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I don't see any combing at all, so I think the video is just sped up.  Try slowing it down to 23.976fps in AE.

AviSource won't open it because of the codec used.  Even installing the Panasonic DV codec did not help; however, VirtualDub was able to open the AVI, so I rendered it to Lagarith and then used AviSource().

EDIT:  I got AviSource() to work by installing CedoCida.

AviSource()

AssumeFPS(24000,1001)

Using DirectShowSource() on the original file seems to work too.

DirectSource()

AssumeFPS(24000,1001)

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You wouldn't want to change the speed because I intend to do the pulldown later by setting the DVD pulldown flag on the final DVD.

If you end up unable to deal with the interlacing, perhaps you could describe the color curves you ultimately used, and I could try and replicate them in Vegas or Virtualdub?

"Close the blast doors!"
Puggo’s website | Rescuing Star Wars

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Puggo - Jar Jar's Yoda said:  You wouldn't want to change the speed because I intend to do the pulldown later by setting the DVD pulldown flag on the final DVD.

 But that's not the point.  The video is at 29.97fps, and each of those frames is (as far as I can see) a unique image i.e. there is no telecine.  It has to be slowed down to 23.976fps.

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I recall you showing the raw captures being played at 29.97fps in many of your behind the scenes featurettes.

So, a new book came out and we learned so much, and it is called, “Anguilosaurus, Killer of the Living”.

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In order to check for interlacing, it's better to use a scene with lots of motion. In any case, as far as I know DV is always interlaced. I am quite rusty in the matter as it's been a while since my last encode, but I can take a look if you want, Harmy. As a general rule of thumb, the best quality option is probably bobbing with QTGMC and then doing SelectEven() if you need to go back to the original framerate:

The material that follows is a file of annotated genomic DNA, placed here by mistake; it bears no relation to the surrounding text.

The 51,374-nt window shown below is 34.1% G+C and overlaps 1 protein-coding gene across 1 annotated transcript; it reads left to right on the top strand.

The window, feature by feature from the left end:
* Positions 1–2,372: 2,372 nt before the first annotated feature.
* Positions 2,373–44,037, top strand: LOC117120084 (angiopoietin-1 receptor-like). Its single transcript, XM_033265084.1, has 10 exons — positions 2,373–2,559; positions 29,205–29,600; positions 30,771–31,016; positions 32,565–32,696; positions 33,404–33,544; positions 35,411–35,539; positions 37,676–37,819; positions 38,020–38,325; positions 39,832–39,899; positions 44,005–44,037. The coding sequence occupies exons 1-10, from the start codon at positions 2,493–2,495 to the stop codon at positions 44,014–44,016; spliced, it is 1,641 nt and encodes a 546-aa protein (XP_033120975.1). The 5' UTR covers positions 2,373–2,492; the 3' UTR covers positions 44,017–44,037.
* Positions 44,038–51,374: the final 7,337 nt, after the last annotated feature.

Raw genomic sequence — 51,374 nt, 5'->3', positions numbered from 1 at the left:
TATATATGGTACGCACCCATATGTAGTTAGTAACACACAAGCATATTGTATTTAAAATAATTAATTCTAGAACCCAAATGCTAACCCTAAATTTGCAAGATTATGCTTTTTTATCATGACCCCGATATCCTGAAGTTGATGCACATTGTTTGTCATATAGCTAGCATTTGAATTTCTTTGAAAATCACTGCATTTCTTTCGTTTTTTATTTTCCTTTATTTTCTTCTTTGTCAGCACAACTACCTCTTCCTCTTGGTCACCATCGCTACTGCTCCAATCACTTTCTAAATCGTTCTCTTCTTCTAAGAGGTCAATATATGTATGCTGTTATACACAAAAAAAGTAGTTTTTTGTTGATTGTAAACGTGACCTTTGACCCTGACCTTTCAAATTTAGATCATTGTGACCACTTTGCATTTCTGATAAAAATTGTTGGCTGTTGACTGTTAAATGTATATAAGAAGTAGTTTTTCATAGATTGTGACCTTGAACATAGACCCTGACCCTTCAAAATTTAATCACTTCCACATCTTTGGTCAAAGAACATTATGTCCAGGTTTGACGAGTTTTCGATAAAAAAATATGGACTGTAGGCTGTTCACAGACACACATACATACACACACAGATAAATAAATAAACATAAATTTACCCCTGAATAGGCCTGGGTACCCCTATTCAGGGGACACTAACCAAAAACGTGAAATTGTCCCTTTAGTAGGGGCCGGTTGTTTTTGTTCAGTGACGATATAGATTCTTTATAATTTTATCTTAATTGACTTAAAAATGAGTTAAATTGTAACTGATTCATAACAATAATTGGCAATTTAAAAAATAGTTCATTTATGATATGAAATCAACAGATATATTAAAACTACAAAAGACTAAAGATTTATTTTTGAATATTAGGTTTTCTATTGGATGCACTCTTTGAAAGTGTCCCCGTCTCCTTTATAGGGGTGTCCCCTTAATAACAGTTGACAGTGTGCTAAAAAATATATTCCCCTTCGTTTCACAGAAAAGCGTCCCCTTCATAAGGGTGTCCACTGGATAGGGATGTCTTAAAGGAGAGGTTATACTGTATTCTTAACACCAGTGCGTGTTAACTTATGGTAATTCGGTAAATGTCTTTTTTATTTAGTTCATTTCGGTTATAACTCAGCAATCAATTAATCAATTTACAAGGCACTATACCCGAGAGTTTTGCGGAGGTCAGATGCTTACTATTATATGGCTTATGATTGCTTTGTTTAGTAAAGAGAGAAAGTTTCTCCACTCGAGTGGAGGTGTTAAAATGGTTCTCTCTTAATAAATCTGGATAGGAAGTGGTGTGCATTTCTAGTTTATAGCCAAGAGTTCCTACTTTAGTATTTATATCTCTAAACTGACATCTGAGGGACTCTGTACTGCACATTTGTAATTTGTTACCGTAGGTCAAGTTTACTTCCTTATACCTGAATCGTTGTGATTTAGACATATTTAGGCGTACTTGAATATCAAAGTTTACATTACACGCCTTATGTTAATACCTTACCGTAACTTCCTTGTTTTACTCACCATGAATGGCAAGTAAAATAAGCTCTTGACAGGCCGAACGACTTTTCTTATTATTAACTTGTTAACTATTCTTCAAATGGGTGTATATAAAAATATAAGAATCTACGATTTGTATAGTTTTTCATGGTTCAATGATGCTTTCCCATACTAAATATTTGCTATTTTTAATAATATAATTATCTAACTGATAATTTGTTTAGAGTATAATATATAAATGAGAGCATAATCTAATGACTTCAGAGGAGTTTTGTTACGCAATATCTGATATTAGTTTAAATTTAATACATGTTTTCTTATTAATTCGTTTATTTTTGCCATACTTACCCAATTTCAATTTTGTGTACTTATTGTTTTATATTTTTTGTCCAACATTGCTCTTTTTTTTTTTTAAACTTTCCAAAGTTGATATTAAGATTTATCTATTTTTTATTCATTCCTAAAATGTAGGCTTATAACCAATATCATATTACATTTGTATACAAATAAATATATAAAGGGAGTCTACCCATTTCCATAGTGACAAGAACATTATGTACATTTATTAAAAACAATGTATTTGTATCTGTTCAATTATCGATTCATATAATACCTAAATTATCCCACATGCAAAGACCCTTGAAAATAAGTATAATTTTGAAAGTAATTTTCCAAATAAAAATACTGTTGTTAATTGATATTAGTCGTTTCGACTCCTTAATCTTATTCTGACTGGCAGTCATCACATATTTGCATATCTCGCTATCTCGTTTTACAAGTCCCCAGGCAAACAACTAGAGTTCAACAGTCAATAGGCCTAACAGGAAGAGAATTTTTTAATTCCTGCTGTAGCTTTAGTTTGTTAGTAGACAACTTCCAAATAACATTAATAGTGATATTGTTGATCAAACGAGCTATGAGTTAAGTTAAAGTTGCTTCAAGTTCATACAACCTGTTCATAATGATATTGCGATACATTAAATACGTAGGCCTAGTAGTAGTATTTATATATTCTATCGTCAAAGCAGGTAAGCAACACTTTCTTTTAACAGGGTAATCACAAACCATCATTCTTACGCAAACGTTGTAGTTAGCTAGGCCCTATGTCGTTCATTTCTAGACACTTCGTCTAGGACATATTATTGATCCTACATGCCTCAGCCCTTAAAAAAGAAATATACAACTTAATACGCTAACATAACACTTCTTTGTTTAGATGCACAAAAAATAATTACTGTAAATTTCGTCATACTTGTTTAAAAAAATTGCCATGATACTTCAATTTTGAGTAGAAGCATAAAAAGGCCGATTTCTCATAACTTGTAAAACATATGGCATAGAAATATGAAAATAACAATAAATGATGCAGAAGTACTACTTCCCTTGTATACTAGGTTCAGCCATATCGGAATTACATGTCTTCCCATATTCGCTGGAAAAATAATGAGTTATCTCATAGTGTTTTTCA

http://forum.doom9.org/showthread.php?t=156028

That can be quite slow, though. A good alternative would be straight-up deinterlacing using TDeint with NNEDI3, TMM and Vinverse:

http://bengal.missouri.edu/~kes25c/

http://bengal.missouri.edu/~kes25c/TMMv1.zip

http://avisynth.nl/index.php/Vinverse

Like so:

source loading and pre-deinterlacing filters
Interp = nnedi3()
Deinted=TDeint(type=1,edeint=Interp,emask=TMM())
vinverse()
rest of the filterchain

TDeint's type=1 interpolation works best on animated content, for real-life footage type=2 might be a better idea.

For even faster results, you might want to try Yadif: http://avisynth.nl/index.php/Yadif

To load the file in Avisynth, do as Chewtobacca said.

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^ But we're dealing with a movie.  Movies hardly ever involve true interlacing, so there's no need for QGTMC or Yadif.  They can, of course, be telecined, but I see no sign of that here.

I don't have much experience with DV, but if DV (as opposed to one of its later variants) does not support 23.976fps, then the video might have been sped up to avoid having to telecine it.

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Something tells me that the capturing device itself was operating in full interlaced mode, since that's typical for consumer devices of SD vintage and is indicated by DVCPRO. I highly doubt the capturing device converted film 23.976 to video 29.97 via telecine in this case. Either progressive marked as interlaced or full interlaced video.